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In Word 2007: Creating Envelopes and Labels, instructor David Rivers shows how to use Microsoft Word to address, format, and print envelopes and labels. Whether to a single recipient or multiple addresses, timesaving techniques are shown that result in crisp and elegant correspondence. This course covers how to create a recipient list within Word or retrieve an existing contact list from Outlook, and then use the list in Mail Merge to address labels or envelopes. Other topics include customizing labels with graphics, printing electronic postage, and dealing with common printing errors. Exercise files accompany the course.
Business cards are a very popular type of label, often created here in Word 2007. So let's do this starting with a brand-new blank document. We will go up to Mailings as though we are about to create a sheet of labels. So we click the Labels in the Create group and with the Labels tab selected, the first thing we want to make sure is that we are going to be printing a full sheet of the same label. Typically, your business cards are all going to be the same and that's why we want that selected. Next, we need to get the address in here. Now in some cases, the return address that you are used to using might be part of your address anyway.
So, click the checkbox for Use return address and if you need to, make some changes. For example, click at the very beginning of the first line and type in your name. I am going to type mine in caps and I am going to hit my Enter key twice to leave a blank space. Now that becomes my new return address. It's not my default, unless I choose to change it to my default in a moment, but it's what's going to appear on the business card. Now down below, where we see the Labels section, we want to make sure that our Business Card type Label is selected.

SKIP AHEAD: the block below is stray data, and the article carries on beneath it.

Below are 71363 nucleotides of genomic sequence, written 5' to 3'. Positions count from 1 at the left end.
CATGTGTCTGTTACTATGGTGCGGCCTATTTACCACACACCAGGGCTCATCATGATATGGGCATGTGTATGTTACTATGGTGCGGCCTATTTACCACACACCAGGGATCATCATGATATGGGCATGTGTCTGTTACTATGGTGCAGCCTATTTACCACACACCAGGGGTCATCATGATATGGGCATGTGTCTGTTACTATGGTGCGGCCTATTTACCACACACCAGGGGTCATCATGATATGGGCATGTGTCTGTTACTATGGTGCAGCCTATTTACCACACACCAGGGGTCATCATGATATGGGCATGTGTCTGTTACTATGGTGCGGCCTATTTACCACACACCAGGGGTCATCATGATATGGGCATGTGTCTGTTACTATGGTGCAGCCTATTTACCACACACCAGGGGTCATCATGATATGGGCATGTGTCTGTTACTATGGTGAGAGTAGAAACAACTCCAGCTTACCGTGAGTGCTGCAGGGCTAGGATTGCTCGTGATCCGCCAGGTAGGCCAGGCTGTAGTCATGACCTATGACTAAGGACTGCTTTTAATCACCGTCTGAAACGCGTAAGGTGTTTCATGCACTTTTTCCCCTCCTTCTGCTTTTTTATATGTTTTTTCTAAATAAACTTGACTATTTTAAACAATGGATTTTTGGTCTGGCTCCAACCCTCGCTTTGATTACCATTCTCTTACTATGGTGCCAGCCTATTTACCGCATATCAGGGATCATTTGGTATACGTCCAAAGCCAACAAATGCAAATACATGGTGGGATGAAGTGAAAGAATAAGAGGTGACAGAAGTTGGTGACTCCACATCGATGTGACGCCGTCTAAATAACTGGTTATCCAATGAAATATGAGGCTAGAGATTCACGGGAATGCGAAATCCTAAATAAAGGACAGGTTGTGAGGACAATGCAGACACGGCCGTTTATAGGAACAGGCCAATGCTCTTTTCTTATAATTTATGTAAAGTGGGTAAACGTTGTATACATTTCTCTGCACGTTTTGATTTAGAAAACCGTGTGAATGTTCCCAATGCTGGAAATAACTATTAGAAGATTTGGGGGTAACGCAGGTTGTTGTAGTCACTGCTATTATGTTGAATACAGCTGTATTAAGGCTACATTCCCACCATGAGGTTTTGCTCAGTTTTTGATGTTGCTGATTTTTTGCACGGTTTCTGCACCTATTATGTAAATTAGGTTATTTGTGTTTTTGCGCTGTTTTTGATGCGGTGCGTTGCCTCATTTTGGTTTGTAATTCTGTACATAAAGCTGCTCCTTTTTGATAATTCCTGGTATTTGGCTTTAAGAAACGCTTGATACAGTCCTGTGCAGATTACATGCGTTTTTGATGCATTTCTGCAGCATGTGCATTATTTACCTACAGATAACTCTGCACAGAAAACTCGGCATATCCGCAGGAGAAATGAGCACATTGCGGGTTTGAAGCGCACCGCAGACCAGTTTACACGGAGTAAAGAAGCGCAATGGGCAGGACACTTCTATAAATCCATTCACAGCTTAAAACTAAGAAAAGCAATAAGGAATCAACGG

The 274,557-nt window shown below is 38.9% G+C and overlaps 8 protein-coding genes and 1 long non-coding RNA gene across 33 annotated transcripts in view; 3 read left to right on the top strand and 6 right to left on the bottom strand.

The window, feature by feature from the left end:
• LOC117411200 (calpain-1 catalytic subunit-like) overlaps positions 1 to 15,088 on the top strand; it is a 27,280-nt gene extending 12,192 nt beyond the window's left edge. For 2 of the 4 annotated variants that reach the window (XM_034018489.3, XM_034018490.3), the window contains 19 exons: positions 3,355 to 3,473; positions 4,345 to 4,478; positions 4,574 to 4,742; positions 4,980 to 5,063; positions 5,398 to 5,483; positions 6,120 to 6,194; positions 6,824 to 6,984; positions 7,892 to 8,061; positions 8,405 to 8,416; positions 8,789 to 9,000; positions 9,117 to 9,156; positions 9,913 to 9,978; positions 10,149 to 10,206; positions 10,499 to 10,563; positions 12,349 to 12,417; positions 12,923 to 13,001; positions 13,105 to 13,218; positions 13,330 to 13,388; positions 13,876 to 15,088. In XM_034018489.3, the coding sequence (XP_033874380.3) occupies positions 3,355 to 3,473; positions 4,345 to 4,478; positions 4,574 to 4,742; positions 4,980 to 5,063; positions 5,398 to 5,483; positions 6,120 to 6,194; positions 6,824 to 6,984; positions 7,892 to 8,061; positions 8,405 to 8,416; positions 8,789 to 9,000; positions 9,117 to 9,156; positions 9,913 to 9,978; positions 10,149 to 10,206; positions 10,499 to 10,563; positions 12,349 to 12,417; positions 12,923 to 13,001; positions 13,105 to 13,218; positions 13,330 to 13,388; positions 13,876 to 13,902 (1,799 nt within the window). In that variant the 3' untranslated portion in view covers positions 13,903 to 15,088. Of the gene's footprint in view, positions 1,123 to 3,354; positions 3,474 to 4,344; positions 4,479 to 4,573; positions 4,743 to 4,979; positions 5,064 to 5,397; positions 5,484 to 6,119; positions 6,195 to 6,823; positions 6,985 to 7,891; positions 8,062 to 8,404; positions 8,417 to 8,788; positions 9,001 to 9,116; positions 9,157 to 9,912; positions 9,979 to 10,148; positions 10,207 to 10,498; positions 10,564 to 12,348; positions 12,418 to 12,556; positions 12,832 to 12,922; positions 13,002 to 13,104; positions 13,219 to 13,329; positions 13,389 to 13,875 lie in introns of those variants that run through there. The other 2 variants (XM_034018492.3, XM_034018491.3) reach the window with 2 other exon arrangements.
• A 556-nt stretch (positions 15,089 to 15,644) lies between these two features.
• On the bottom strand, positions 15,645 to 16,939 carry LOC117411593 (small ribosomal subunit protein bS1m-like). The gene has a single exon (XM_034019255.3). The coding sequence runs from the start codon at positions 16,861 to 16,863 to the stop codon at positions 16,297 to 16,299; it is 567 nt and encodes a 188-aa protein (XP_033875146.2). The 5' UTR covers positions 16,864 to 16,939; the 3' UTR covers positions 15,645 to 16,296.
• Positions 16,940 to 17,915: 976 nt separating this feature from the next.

So click the Preview and then just go through the different product numbers until you find when you like, go out and buy that set of business cards. For me, I went out and got the 8869 product type for Avery and you can see it's a 2 inch high by 3.5 inch wide business card and they exist on an 8.5x11 sheet of paper that I will feed through my printer. So, I click OK and that's what's going to be used. I am not ready to print quite yet. We can do some interesting things, like add logos and change the alignment of out text and so on.
So instead, we will create a new document by clicking the New Document button. Here is where you're prompted to save your new return address as the default. If you don't want it to be your default, just click No. It will be used, though, for your business cards and you can see how it shows up on those business cards. Now remember, we are working with a table now that's filled up with text in many of the cells. Notice some of the cells are just spaces in between our business cards. So the first thing we might want to do is change how the text appears.